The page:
Cheilocostus speciosus

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Crêpe Ginger
Cheilocostus speciosus.jpg
Scientific classification
Kingdom: Plantae
(unranked): Angiosperms
(unranked): Monocots
(unranked): Commelinids
Order: Zingiberales
Family: Costaceae
Genus: Cheilocostus
Species: C. speciosus
Binomial name
Cheilocostus speciosus
(J.Konig) C.Specht[1]
Synonyms
  • Banksea speciosa J.Koenig in A.J.Retzius
  • Hellenia speciosa (J.Koenig) S.R.Dutta

many more

Cheilocostus speciosus or (syn. Costus speciosus) or crêpe ginger is possibly the best known cultivated species of the genus Costus. This plant is native to southeast Asia and surrounding regions, from India to China to Queensland, It is especially common on the Greater Sunda Islands in Indonesia. It is also reportedly naturalized in Mauritius, Réunion, Fiji, Hawaii, Costa Rica, Belize, Melanesia, Micronesia, and the West Indies.[2][3]

Description[edit]

Cheilocostus speciosus differs from the common ginger by having only one row of spirally arranged leaves. The species reproduces vegetatively by rhizome, and birds disperse the seeds when they feed on the fruits.

This plant is cultivated in India for its medicinal uses, and is cultivated elsewhere as an ornamental. In some areas Cheilocostus speciosus is introduced and has become an invasive species.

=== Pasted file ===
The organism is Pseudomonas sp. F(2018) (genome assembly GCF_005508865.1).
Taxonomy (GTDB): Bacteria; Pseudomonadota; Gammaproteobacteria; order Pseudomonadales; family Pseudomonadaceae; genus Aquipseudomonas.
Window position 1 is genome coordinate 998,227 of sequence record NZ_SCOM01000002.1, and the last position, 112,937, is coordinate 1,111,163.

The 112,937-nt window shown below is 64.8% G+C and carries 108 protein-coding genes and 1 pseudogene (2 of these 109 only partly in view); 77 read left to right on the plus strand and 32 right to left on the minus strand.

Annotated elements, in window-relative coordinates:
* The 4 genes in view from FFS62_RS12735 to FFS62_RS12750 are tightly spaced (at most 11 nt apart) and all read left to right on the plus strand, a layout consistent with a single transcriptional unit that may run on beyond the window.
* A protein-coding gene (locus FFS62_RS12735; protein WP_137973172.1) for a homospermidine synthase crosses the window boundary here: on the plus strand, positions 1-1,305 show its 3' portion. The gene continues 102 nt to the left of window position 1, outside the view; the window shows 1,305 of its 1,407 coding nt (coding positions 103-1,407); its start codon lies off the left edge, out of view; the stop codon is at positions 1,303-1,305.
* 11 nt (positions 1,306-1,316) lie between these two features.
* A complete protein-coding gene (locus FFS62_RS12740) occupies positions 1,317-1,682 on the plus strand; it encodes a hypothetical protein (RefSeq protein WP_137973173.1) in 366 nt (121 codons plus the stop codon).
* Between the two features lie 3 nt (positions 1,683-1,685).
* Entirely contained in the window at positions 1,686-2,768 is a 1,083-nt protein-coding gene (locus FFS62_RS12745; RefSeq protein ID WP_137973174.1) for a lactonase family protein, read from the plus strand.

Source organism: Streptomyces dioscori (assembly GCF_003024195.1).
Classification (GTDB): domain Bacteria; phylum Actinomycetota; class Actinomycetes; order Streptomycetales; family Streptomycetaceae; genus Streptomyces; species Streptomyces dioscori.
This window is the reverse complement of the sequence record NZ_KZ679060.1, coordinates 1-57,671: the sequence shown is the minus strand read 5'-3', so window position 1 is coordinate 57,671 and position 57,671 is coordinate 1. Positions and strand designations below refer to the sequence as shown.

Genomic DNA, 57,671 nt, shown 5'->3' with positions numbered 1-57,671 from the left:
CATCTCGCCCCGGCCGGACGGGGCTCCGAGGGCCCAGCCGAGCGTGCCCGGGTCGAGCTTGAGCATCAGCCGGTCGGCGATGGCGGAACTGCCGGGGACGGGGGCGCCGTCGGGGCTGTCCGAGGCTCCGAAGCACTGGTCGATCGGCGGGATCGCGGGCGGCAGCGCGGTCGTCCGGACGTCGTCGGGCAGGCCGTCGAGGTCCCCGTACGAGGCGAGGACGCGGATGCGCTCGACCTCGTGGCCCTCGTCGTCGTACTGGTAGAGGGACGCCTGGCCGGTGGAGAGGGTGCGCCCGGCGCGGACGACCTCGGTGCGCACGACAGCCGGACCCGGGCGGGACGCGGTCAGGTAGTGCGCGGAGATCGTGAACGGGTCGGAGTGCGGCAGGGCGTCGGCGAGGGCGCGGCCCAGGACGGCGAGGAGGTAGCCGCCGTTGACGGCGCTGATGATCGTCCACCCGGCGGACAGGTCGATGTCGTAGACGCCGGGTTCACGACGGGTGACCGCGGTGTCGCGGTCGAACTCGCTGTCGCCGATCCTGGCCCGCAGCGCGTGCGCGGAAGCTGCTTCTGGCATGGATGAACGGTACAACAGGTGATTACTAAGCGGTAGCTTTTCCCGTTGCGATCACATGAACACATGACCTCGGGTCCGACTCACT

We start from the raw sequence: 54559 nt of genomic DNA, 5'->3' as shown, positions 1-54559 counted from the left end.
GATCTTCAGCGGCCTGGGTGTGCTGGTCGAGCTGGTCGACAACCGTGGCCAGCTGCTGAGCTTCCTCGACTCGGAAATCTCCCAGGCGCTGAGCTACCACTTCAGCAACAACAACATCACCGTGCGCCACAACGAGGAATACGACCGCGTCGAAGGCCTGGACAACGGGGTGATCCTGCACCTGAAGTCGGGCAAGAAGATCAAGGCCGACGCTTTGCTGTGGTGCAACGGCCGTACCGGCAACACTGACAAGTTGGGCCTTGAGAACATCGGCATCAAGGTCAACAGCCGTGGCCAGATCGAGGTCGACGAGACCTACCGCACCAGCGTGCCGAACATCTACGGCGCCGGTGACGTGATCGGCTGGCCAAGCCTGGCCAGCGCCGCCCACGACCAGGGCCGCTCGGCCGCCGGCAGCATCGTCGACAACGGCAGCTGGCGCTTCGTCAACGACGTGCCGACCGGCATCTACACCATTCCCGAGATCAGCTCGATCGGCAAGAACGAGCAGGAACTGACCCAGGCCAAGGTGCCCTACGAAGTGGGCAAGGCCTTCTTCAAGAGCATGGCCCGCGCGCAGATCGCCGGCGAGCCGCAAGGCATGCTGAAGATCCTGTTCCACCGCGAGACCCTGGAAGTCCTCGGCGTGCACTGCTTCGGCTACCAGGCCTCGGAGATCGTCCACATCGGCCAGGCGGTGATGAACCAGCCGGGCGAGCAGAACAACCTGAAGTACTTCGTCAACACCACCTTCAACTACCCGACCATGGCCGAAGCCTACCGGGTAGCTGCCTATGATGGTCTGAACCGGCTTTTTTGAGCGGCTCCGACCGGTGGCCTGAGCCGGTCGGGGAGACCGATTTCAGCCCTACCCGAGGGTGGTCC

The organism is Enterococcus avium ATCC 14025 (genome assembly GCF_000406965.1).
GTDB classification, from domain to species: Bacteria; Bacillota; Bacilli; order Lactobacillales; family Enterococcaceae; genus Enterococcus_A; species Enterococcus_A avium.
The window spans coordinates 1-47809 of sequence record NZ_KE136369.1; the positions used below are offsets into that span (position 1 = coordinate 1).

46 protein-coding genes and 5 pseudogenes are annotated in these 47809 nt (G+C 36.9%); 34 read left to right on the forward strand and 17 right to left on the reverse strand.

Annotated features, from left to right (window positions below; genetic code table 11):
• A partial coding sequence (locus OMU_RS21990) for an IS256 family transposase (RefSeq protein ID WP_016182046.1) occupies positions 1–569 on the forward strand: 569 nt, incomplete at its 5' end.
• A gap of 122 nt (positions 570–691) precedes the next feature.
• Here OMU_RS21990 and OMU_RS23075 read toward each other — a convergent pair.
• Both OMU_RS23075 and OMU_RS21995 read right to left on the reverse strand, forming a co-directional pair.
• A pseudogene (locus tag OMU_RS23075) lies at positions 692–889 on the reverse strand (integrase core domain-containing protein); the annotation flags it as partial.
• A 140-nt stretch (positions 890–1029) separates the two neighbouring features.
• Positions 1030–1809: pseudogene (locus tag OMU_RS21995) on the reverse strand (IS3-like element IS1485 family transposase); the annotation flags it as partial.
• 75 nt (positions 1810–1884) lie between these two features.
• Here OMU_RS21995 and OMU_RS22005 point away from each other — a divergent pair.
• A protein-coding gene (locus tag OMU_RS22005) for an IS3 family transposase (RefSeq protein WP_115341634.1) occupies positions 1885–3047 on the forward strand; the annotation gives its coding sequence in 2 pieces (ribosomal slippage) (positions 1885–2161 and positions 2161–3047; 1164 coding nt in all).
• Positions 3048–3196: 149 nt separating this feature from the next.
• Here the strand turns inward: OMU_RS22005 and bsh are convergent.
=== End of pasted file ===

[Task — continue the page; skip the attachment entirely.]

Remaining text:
Habitat[edit]

The habitat where this species is found is roadside ditches and low lying areas in the forest. The flowering season starts after the rainy season, from October to December.

Human relevance[edit]

The plant has many historical uses in Ayurveda, where the rhizome has been used to treat fever, rash, asthma, bronchitis, and intestinal worms. It is mentioned in the Kama Sutra as an ingredient in a cosmetic to be used on the eyelashes to increase sexual attractiveness.

Cheilocostus speciosus has a large number of common names in many languages, including isebsab' (Palauan); keu, kemuk or keumul (Bengali); keukand (Hindi); thebu (Sinhala); pakarmula (Gujarati); pushkarmula (Marathi and Sanskrit); jom lakhuti (Assamese); kostam (Tamil); "Kosta" in Kannada; and "Kostamu" in Telugu.

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